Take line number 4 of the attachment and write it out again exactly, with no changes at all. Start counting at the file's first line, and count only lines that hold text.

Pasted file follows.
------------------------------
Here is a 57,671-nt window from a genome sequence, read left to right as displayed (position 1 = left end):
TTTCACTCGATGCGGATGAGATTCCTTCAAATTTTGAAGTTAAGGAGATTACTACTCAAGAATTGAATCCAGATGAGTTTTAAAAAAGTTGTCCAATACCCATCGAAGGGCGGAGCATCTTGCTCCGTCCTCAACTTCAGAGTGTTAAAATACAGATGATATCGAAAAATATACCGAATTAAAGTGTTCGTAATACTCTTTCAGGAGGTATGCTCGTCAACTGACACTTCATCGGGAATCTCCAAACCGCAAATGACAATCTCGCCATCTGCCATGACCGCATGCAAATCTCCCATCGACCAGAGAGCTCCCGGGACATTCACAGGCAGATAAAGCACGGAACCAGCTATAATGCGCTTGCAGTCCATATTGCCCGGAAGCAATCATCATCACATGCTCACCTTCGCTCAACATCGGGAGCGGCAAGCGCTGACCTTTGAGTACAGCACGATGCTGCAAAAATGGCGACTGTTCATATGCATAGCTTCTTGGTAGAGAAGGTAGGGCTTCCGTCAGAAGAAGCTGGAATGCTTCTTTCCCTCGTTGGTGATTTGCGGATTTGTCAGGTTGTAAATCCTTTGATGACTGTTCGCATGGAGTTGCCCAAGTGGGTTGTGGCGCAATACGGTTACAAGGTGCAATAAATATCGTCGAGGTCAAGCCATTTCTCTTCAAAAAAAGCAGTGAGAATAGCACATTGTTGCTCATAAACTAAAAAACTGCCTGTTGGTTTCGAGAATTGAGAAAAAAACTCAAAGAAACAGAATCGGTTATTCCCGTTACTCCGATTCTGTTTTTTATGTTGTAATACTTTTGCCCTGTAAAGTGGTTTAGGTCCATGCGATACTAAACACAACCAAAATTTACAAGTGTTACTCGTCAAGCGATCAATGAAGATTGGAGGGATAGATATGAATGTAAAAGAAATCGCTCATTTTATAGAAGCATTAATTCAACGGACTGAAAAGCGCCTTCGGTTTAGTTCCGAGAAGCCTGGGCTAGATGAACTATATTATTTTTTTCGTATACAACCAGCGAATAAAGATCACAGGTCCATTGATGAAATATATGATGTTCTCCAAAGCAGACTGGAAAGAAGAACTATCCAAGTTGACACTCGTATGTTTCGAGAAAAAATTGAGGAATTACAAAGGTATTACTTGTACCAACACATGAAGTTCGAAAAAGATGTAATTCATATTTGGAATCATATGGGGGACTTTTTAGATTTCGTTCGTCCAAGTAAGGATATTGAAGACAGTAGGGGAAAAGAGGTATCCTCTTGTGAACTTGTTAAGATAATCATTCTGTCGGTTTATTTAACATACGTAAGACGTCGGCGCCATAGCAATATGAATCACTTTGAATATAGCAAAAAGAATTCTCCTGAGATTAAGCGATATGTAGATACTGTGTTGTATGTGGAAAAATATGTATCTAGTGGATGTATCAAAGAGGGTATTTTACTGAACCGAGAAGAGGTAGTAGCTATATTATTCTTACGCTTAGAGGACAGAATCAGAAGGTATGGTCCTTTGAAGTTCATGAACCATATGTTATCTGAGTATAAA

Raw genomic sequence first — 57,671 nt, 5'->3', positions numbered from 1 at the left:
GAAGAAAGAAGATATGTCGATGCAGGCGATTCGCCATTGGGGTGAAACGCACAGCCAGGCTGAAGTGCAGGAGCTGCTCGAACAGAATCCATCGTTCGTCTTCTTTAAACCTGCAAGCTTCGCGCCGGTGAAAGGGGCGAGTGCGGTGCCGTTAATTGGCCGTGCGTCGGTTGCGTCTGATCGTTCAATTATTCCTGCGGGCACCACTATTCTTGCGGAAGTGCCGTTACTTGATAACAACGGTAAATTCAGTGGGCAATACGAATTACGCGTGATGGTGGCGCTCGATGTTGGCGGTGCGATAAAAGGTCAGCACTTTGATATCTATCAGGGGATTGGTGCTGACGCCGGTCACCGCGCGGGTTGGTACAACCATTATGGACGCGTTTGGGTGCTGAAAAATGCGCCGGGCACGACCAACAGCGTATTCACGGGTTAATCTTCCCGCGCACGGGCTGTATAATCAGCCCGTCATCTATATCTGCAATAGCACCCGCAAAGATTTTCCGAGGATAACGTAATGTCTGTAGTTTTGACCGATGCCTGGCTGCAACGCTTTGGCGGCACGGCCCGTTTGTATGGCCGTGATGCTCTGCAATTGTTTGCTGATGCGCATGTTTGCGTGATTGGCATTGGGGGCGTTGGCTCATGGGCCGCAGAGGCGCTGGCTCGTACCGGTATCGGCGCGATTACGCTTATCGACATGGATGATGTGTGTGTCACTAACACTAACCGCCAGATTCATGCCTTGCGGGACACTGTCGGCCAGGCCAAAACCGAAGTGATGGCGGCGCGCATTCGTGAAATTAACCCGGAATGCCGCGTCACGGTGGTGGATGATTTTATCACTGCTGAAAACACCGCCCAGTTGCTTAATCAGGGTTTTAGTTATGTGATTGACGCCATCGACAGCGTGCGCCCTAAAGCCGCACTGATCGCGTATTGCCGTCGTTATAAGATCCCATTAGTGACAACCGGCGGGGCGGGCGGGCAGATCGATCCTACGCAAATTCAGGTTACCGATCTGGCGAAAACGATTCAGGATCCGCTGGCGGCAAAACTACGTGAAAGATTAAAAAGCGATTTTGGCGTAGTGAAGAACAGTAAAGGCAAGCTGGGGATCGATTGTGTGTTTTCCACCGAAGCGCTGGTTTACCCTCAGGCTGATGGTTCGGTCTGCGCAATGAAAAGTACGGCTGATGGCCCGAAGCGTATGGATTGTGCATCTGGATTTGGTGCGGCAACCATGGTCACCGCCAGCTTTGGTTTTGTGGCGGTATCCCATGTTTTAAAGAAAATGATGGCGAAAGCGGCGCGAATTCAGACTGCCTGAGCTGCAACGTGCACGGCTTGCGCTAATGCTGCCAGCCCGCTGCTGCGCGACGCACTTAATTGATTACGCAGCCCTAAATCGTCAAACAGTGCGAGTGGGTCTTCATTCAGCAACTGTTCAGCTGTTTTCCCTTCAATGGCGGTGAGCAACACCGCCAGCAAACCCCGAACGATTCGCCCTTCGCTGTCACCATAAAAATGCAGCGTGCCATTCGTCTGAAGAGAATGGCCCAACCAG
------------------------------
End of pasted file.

GAAGAAAGAAGATATGTCGATGCAGGCGATTCGCCATTGGGGTGAAACGCACAGCCAGGCTGAAGTGCAGGAGCTGCTCGAACAGAATCCATCGTTCGTCTTCTTTAAACCTGCAAGCTTCGCGCCGGTGAAAGGGGCGAGTGCGGTGCCGTTAATTGGCCGTGCGTCGGTTGCGTCTGATCGTTCAATTATTCCTGCGGGCACCACTATTCTTGCGGAAGTGCCGTTACTTGATAACAACGGTAAATTCAGTGGGCAATACGAATTACGCGTGATGGTGGCGCTCGATGTTGGCGGTGCGATAAAAGGTCAGCACTTTGATATCTATCAGGGGATTGGTGCTGACGCCGGTCACCGCGCGGGTTGGTACAACCATTATGGACGCGTTTGGGTGCTGAAAAATGCGCCGGGCACGACCAACAGCGTATTCACGGGTTAATCTTCCCGCGCACGGGCTGTATAATCAGCCCGTCATCTATATCTGCAATAGCACCCGCAAAGATTTTCCGAGGATAACGTAATGTCTGTAGTTTTGACCGATGCCTGGCTGCAACGCTTTGGCGGCACGGCCCGTTTGTATGGCCGTGATGCTCTGCAATTGTTTGCTGATGCGCATGTTTGCGTGATTGGCATTGGGGGCGTTGGCTCATGGGCCGCAGAGGCGCTGGCTCGTACCGGTATCGGCGCGATTACGCTTATCGACATGGATGATGTGTGTGTCACTAACACTAACCGCCAGATTCATGCCTTGCGGGACACTGTCGGCCAGGCCAAAACCGAAGTGATGGCGGCGCGCATTCGTGAAATTAACCCGGAATGCCGCGTCACGGTGGTGGATGATTTTATCACTGCTGAAAACACCGCCCAGTTGCTTAATCAGGGTTTTAGTTATGTGATTGACGCCATCGACAGCGTGCGCCCTAAAGCCGCACTGATCGCGTATTGCCGTCGTTATAAGATCCCATTAGTGACAACCGGCGGGGCGGGCGGGCAGATCGATCCTACGCAAATTCAGGTTACCGATCTGGCGAAAACGATTCAGGATCCGCTGGCGGCAAAACTACGTGAAAGATTAAAAAGCGATTTTGGCGTAGTGAAGAACAGTAAAGGCAAGCTGGGGATCGATTGTGTGTTTTCCACCGAAGCGCTGGTTTACCCTCAGGCTGATGGTTCGGTCTGCGCAATGAAAAGTACGGCTGATGGCCCGAAGCGTATGGATTGTGCATCTGGATTTGGTGCGGCAACCATGGTCACCGCCAGCTTTGGTTTTGTGGCGGTATCCCATGTTTTAAAGAAAATGATGGCGAAAGCGGCGCGAATTCAGACTGCCTGAGCTGCAACGTGCACGGCTTGCGCTAATGCTGCCAGCCCGCTGCTGCGCGACGCACTTAATTGATTACGCAGCCCTAAATCGTCAAACAGTGCGAGTGGGTCTTCATTCAGCAACTGTTCAGCTGTTTTCCCTTCAATGGCGGTGAGCAACACCGCCAGCAAACCCCGAACGATTCGCCCTTCGCTGTCACCATAAAAATGCAGCGTGCCATTCGTCTGAAGAGAATGGCCCAACCAG